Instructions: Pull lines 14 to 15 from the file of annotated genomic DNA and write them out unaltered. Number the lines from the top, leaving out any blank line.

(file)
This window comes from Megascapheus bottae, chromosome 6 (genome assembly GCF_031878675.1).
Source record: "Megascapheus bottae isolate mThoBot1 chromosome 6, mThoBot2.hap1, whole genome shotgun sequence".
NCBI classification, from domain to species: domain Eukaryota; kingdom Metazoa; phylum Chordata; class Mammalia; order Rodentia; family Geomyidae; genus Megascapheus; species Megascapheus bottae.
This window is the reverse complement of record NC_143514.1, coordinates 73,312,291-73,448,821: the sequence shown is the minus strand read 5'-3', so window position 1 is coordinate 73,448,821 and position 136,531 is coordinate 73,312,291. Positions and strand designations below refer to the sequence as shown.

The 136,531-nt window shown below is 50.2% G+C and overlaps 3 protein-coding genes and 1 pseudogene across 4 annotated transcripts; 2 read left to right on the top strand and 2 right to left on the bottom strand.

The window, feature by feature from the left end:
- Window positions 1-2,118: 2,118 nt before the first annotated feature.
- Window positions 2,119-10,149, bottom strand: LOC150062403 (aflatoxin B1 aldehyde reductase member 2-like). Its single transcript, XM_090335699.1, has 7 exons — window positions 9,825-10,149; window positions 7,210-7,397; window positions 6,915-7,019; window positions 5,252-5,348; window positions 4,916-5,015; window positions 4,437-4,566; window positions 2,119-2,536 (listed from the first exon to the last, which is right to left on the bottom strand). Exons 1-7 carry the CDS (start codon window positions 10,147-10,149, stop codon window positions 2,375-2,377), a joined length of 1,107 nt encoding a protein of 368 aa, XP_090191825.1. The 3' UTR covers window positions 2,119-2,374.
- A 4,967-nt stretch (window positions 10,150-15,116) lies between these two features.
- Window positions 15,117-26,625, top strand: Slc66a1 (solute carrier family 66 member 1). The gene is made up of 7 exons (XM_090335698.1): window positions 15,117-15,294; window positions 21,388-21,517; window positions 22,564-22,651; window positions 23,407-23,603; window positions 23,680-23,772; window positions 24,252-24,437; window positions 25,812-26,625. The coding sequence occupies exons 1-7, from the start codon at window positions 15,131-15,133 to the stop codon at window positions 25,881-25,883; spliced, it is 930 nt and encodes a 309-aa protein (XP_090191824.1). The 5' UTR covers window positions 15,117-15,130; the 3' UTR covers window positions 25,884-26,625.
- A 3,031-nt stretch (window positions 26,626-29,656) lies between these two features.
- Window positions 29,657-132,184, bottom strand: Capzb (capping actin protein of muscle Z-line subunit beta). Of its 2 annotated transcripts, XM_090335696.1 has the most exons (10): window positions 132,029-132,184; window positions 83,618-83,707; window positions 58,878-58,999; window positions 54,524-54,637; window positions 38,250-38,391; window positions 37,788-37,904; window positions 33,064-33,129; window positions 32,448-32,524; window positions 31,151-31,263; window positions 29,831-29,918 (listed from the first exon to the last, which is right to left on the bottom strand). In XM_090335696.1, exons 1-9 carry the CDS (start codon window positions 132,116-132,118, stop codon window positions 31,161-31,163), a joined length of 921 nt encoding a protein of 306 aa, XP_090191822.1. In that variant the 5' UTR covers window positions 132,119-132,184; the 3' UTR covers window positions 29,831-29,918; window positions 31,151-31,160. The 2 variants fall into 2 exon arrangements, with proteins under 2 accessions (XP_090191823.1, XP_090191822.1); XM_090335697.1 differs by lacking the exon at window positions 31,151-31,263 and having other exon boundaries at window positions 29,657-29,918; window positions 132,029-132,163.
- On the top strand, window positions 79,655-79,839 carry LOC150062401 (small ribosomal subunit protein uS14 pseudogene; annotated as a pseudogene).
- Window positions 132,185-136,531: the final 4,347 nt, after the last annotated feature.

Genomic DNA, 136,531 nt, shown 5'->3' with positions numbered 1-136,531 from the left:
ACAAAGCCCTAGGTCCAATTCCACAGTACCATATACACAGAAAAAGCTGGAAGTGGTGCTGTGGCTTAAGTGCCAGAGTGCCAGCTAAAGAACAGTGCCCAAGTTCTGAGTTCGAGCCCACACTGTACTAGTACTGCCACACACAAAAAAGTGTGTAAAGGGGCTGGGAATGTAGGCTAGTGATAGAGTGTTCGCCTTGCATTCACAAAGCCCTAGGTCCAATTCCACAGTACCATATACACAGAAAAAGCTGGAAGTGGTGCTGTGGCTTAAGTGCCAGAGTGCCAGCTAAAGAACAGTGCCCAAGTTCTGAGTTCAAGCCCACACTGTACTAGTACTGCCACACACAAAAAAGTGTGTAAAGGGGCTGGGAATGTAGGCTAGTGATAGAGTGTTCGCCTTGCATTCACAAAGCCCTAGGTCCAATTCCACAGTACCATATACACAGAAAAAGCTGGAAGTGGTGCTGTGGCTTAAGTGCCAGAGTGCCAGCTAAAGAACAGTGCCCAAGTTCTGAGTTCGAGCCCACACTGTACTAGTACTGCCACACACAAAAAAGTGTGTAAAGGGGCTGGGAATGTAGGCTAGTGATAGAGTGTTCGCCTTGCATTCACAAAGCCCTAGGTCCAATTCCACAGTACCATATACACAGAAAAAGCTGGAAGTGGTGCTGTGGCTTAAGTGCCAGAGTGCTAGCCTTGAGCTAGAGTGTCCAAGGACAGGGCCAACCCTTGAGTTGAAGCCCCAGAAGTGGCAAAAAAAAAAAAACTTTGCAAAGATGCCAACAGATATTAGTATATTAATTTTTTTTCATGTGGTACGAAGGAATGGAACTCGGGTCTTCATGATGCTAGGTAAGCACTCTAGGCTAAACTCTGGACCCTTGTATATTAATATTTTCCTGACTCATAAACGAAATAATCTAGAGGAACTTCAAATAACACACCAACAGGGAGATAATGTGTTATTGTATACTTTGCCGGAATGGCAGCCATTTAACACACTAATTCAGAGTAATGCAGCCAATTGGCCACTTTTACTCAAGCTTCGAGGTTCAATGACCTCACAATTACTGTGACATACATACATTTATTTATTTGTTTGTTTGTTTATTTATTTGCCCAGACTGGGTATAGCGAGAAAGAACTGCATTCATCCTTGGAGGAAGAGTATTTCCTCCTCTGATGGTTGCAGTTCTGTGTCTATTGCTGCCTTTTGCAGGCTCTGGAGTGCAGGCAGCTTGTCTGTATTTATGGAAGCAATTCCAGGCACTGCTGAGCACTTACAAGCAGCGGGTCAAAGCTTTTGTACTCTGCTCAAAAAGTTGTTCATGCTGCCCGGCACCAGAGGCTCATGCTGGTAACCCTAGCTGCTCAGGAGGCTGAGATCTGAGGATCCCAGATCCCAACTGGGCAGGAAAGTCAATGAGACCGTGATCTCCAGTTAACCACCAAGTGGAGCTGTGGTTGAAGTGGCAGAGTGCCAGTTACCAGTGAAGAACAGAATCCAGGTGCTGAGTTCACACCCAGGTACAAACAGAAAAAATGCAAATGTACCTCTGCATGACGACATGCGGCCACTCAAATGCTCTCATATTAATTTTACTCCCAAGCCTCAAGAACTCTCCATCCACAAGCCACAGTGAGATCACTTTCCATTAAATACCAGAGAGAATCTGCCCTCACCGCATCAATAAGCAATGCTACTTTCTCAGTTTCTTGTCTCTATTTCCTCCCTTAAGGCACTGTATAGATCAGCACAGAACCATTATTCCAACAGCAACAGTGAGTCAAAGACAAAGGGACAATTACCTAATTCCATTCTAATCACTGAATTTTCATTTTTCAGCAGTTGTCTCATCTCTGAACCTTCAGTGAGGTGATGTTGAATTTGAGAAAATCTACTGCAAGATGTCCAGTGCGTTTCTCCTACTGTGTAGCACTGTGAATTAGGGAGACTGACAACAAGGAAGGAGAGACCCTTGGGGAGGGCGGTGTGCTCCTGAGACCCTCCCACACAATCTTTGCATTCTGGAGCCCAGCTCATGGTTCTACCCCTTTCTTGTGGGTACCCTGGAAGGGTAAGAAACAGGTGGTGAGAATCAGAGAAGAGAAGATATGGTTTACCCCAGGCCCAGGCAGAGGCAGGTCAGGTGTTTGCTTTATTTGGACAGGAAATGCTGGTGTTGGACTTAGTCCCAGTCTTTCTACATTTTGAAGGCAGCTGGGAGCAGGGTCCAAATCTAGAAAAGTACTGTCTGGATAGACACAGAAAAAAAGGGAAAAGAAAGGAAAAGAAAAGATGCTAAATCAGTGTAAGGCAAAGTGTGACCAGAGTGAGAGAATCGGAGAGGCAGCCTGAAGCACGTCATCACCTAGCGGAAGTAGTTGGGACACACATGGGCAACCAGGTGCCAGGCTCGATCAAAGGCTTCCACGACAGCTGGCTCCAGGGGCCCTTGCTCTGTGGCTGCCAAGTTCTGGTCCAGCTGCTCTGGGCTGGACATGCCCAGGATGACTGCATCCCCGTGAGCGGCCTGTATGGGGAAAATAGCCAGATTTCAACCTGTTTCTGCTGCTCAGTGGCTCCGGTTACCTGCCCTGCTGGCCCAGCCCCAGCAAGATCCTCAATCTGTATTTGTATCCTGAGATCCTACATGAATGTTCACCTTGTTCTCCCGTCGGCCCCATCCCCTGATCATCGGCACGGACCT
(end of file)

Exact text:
- Window positions 132,185-136,531: the final 4,347 nt, after the last annotated feature.

Genomic DNA, 136,531 nt, shown 5'->3' with positions numbered 1-136,531 from the left: